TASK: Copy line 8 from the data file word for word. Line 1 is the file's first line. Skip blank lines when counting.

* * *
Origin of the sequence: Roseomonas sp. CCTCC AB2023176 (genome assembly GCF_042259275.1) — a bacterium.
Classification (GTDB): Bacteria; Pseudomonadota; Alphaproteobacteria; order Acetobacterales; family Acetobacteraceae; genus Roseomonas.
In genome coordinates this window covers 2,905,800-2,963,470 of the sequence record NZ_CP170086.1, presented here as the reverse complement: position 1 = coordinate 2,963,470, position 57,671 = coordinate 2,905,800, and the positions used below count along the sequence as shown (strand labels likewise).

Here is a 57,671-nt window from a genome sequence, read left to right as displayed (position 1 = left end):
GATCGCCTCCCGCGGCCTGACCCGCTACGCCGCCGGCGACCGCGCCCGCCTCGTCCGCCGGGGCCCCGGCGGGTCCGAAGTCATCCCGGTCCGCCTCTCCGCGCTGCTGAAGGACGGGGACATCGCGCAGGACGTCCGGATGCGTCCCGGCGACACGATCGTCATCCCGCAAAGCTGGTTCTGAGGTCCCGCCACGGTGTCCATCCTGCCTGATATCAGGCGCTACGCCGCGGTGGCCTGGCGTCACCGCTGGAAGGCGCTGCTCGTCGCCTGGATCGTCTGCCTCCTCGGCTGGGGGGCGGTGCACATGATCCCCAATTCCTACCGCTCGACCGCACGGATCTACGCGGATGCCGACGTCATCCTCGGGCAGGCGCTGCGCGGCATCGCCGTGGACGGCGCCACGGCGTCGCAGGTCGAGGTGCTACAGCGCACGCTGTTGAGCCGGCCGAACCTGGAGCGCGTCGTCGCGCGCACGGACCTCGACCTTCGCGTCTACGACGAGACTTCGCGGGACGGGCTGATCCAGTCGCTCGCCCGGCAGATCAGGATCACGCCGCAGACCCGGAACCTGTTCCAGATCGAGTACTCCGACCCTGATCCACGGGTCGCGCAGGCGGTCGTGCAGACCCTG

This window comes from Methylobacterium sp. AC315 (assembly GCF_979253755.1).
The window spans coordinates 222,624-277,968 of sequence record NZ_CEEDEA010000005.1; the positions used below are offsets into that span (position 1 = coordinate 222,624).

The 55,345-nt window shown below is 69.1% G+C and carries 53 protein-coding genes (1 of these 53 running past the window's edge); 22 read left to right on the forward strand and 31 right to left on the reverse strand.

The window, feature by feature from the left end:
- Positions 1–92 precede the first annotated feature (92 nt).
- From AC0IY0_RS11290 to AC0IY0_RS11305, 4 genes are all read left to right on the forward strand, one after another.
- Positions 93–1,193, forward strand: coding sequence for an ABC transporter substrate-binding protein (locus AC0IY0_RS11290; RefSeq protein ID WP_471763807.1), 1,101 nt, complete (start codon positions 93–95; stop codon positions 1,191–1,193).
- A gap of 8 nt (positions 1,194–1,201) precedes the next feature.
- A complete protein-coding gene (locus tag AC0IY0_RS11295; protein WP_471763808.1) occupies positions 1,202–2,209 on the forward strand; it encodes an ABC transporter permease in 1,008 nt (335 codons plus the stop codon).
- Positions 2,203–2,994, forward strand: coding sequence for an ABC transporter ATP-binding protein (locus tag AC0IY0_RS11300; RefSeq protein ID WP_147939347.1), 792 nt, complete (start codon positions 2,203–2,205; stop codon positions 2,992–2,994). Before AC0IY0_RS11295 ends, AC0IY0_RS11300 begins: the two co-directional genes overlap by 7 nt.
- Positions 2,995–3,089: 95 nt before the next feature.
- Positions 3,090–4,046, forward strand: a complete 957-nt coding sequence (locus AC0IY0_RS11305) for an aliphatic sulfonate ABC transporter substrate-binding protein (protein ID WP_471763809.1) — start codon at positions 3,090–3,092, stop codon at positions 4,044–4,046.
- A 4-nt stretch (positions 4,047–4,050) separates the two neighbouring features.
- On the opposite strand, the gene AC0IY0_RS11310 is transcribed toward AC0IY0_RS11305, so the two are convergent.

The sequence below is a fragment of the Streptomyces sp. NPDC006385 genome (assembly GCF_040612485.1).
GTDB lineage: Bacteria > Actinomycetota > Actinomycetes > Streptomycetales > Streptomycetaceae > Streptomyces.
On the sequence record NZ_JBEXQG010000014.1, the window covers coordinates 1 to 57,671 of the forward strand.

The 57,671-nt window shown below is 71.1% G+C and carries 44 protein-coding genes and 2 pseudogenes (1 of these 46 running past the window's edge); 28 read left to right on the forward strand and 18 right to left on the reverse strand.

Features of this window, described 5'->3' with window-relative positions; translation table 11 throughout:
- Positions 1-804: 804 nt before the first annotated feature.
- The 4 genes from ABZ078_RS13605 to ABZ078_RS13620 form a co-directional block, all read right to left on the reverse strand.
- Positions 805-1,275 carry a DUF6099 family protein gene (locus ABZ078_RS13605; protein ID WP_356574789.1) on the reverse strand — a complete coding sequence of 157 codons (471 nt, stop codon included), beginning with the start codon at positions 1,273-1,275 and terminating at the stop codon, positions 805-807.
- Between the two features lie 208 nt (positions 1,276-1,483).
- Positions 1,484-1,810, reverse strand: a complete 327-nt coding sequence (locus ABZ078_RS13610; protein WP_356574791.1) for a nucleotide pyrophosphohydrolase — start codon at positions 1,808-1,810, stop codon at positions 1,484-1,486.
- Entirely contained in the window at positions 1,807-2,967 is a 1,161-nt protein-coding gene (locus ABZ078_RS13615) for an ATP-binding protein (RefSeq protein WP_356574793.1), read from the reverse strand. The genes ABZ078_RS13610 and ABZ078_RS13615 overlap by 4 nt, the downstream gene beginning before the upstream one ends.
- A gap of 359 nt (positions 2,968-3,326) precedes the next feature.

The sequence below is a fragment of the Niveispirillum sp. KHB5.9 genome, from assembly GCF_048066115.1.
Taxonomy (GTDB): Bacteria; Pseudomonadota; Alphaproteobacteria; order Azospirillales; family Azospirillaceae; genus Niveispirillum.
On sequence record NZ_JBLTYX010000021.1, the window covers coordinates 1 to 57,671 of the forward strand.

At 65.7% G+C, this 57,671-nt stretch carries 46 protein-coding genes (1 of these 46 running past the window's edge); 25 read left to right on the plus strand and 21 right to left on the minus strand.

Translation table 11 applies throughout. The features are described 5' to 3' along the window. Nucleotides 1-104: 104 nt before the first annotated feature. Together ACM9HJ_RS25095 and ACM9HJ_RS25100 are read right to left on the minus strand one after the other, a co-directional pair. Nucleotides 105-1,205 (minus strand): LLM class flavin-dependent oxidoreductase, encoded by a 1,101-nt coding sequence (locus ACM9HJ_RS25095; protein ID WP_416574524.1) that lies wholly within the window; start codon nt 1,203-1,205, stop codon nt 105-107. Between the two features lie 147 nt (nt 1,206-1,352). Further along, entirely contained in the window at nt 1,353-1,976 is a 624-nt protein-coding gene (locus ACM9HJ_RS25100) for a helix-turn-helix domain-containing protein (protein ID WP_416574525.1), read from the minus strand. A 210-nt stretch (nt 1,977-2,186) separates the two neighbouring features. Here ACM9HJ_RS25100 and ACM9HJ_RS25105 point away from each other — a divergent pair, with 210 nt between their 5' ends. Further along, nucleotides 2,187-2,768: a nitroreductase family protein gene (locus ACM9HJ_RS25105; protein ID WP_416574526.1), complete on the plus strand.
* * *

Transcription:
The 55,345-nt window shown below is 69.1% G+C and carries 53 protein-coding genes (1 of these 53 running past the window's edge); 22 read left to right on the forward strand and 31 right to left on the reverse strand.